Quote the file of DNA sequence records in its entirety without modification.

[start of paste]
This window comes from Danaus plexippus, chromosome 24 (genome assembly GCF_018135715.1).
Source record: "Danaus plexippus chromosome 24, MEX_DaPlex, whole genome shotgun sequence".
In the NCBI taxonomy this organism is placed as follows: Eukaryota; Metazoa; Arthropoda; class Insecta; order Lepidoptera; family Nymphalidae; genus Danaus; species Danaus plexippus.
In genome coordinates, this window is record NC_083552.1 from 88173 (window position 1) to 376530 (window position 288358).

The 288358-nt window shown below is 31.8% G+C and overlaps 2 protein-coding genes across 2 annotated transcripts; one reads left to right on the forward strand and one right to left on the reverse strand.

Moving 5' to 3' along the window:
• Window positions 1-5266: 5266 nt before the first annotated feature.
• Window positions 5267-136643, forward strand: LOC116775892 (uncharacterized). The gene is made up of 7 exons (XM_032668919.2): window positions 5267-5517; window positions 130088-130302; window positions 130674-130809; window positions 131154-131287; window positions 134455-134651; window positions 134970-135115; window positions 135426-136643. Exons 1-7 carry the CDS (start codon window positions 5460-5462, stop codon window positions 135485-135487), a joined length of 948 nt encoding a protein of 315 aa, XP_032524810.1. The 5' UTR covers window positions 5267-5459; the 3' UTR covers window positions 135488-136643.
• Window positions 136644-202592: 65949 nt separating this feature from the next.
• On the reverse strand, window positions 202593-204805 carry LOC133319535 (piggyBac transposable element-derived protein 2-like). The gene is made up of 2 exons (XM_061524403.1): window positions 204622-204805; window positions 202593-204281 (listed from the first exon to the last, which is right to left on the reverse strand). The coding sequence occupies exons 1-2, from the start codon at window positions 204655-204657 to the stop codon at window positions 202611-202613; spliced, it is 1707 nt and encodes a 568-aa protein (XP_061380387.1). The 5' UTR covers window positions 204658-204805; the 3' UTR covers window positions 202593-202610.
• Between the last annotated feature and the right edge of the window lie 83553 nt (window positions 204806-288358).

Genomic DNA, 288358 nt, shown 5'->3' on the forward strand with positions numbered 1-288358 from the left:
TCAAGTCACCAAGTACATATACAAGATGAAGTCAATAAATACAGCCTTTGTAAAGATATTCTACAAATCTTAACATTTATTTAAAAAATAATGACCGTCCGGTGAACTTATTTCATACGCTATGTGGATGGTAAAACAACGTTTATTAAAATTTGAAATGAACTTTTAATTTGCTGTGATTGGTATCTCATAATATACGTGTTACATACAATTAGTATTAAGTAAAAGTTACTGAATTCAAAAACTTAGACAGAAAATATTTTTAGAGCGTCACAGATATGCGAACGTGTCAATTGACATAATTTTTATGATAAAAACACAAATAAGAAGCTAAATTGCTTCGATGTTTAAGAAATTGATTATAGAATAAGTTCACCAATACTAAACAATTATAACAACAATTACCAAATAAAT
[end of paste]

This window comes from Danaus plexippus, chromosome 24 (genome assembly GCF_018135715.1).
Source record: "Danaus plexippus chromosome 24, MEX_DaPlex, whole genome shotgun sequence".
In the NCBI taxonomy this organism is placed as follows: Eukaryota; Metazoa; Arthropoda; class Insecta; order Lepidoptera; family Nymphalidae; genus Danaus; species Danaus plexippus.
In genome coordinates, this window is record NC_083552.1 from 88173 (window position 1) to 376530 (window position 288358).

The 288358-nt window shown below is 31.8% G+C and overlaps 2 protein-coding genes across 2 annotated transcripts; one reads left to right on the forward strand and one right to left on the reverse strand.

Moving 5' to 3' along the window:
• Window positions 1-5266: 5266 nt before the first annotated feature.
• Window positions 5267-136643, forward strand: LOC116775892 (uncharacterized). The gene is made up of 7 exons (XM_032668919.2): window positions 5267-5517; window positions 130088-130302; window positions 130674-130809; window positions 131154-131287; window positions 134455-134651; window positions 134970-135115; window positions 135426-136643. Exons 1-7 carry the CDS (start codon window positions 5460-5462, stop codon window positions 135485-135487), a joined length of 948 nt encoding a protein of 315 aa, XP_032524810.1. The 5' UTR covers window positions 5267-5459; the 3' UTR covers window positions 135488-136643.
• Window positions 136644-202592: 65949 nt separating this feature from the next.
• On the reverse strand, window positions 202593-204805 carry LOC133319535 (piggyBac transposable element-derived protein 2-like). The gene is made up of 2 exons (XM_061524403.1): window positions 204622-204805; window positions 202593-204281 (listed from the first exon to the last, which is right to left on the reverse strand). The coding sequence occupies exons 1-2, from the start codon at window positions 204655-204657 to the stop codon at window positions 202611-202613; spliced, it is 1707 nt and encodes a 568-aa protein (XP_061380387.1). The 5' UTR covers window positions 204658-204805; the 3' UTR covers window positions 202593-202610.
• Between the last annotated feature and the right edge of the window lie 83553 nt (window positions 204806-288358).

Genomic DNA, 288358 nt, shown 5'->3' on the forward strand with positions numbered 1-288358 from the left:
TCAAGTCACCAAGTACATATACAAGATGAAGTCAATAAATACAGCCTTTGTAAAGATATTCTACAAATCTTAACATTTATTTAAAAAATAATGACCGTCCGGTGAACTTATTTCATACGCTATGTGGATGGTAAAACAACGTTTATTAAAATTTGAAATGAACTTTTAATTTGCTGTGATTGGTATCTCATAATATACGTGTTACATACAATTAGTATTAAGTAAAAGTTACTGAATTCAAAAACTTAGACAGAAAATATTTTTAGAGCGTCACAGATATGCGAACGTGTCAATTGACATAATTTTTATGATAAAAACACAAATAAGAAGCTAAATTGCTTCGATGTTTAAGAAATTGATTATAGAATAAGTTCACCAATACTAAACAATTATAACAACAATTACCAAATAAAT